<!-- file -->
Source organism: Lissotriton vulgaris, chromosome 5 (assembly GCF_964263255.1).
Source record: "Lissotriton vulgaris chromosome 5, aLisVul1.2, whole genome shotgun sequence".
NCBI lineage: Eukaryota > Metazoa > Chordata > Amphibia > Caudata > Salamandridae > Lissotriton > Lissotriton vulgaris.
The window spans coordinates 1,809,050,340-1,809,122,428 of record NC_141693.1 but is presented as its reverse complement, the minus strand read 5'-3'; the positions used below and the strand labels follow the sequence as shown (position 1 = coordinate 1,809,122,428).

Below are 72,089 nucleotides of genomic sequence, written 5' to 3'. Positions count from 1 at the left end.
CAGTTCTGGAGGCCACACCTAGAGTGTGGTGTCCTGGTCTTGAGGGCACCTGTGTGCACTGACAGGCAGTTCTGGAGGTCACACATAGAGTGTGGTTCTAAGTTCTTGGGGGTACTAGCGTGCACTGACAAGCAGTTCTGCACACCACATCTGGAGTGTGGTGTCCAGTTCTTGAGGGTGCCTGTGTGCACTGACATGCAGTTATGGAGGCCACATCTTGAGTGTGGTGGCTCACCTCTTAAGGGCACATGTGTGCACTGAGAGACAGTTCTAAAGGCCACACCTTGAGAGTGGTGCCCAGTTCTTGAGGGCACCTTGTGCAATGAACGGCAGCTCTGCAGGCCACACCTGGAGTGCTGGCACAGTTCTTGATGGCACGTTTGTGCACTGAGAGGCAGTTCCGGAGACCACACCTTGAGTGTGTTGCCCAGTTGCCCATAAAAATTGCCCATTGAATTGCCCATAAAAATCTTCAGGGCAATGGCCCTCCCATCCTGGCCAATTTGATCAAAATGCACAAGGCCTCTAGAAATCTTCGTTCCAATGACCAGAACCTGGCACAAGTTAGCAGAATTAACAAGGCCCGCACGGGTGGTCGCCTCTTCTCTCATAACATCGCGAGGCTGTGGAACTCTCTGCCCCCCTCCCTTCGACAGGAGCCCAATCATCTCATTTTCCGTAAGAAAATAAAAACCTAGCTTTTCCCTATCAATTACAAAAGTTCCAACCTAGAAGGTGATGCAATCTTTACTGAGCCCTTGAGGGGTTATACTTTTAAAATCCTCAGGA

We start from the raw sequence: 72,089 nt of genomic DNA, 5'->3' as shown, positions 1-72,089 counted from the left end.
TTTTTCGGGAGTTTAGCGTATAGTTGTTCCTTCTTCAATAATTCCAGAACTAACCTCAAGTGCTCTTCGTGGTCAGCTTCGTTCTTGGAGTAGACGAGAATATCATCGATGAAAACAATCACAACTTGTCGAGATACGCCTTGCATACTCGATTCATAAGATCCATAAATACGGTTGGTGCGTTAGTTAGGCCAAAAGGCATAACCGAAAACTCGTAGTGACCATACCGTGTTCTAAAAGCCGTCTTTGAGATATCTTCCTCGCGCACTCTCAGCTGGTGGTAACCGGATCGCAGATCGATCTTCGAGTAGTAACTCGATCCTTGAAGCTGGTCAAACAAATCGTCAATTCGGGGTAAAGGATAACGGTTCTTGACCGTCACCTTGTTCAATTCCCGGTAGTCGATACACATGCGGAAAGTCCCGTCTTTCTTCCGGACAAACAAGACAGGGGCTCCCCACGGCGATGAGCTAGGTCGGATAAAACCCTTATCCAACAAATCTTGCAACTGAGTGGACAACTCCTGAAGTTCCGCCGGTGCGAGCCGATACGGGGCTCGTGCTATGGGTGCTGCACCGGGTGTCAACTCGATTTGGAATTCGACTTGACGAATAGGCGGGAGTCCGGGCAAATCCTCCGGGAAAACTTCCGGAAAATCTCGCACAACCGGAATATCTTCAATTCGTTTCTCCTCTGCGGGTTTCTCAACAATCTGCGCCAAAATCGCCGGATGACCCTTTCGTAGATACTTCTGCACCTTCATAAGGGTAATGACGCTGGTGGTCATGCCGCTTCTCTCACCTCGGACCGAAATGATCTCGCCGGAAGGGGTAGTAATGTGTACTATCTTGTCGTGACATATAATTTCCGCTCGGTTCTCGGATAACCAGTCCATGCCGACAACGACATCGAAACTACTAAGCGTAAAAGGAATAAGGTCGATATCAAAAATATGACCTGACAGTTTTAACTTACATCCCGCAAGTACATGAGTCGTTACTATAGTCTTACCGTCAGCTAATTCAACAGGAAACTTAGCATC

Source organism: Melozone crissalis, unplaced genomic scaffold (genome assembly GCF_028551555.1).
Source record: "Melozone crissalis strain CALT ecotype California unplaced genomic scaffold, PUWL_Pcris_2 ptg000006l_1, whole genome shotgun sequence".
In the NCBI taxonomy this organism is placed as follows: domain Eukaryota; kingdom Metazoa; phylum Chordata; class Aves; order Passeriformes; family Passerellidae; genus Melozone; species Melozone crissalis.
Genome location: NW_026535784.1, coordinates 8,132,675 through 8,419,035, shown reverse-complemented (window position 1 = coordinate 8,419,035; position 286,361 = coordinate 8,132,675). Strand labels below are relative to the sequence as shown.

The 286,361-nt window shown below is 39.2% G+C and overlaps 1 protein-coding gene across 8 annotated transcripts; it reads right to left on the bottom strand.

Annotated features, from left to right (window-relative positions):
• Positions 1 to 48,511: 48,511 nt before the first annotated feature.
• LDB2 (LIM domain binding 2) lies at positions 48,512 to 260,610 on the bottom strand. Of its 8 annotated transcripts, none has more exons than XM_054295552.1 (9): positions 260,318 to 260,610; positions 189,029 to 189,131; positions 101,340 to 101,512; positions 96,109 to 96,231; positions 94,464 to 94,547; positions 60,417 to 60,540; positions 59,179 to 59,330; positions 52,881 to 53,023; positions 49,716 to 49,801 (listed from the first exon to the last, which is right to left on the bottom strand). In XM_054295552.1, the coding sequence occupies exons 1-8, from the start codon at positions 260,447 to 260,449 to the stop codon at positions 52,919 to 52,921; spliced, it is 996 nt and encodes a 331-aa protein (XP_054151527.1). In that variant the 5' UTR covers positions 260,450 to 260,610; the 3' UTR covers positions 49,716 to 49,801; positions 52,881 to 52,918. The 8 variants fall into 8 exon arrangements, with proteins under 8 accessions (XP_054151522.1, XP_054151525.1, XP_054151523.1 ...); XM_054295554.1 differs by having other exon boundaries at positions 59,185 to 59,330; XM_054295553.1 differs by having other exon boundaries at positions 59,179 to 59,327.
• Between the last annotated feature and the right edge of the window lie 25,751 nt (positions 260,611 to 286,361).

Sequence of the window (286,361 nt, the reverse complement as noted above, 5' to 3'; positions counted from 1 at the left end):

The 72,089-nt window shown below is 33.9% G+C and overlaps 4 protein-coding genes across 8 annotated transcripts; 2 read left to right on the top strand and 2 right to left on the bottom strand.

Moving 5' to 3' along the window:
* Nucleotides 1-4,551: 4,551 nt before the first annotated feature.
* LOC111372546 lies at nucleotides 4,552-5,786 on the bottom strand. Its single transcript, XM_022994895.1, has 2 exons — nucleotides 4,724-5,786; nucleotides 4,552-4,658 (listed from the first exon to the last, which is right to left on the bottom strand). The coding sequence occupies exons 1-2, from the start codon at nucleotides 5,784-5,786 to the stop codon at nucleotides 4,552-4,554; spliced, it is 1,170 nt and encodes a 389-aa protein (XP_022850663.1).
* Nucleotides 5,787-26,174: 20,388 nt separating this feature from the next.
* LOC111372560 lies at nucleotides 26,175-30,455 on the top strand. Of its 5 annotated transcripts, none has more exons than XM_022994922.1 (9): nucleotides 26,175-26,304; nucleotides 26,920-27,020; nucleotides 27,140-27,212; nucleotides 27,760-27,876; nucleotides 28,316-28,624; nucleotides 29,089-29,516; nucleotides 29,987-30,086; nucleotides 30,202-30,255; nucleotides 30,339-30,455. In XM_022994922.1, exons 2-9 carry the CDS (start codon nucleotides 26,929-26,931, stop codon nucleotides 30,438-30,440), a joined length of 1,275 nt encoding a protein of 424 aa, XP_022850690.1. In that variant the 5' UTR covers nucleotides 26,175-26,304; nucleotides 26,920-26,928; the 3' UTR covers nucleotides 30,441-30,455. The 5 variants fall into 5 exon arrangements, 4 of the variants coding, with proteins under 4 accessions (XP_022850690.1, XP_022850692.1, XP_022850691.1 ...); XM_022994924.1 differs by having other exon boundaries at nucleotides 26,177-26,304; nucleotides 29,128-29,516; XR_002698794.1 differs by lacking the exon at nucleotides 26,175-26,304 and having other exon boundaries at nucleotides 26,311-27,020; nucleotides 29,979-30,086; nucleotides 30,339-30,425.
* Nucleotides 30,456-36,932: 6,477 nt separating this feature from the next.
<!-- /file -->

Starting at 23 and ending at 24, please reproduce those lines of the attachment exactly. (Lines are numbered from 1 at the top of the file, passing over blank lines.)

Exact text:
* Nucleotides 5,787-26,174: 20,388 nt separating this feature from the next.
* LOC111372560 lies at nucleotides 26,175-30,455 on the top strand. Of its 5 annotated transcripts, none has more exons than XM_022994922.1 (9): nucleotides 26,175-26,304; nucleotides 26,920-27,020; nucleotides 27,140-27,212; nucleotides 27,760-27,876; nucleotides 28,316-28,624; nucleotides 29,089-29,516; nucleotides 29,987-30,086; nucleotides 30,202-30,255; nucleotides 30,339-30,455. In XM_022994922.1, exons 2-9 carry the CDS (start codon nucleotides 26,929-26,931, stop codon nucleotides 30,438-30,440), a joined length of 1,275 nt encoding a protein of 424 aa, XP_022850690.1. In that variant the 5' UTR covers nucleotides 26,175-26,304; nucleotides 26,920-26,928; the 3' UTR covers nucleotides 30,441-30,455. The 5 variants fall into 5 exon arrangements, 4 of the variants coding, with proteins under 4 accessions (XP_022850690.1, XP_022850692.1, XP_022850691.1 ...); XM_022994924.1 differs by having other exon boundaries at nucleotides 26,177-26,304; nucleotides 29,128-29,516; XR_002698794.1 differs by lacking the exon at nucleotides 26,175-26,304 and having other exon boundaries at nucleotides 26,311-27,020; nucleotides 29,979-30,086; nucleotides 30,339-30,425.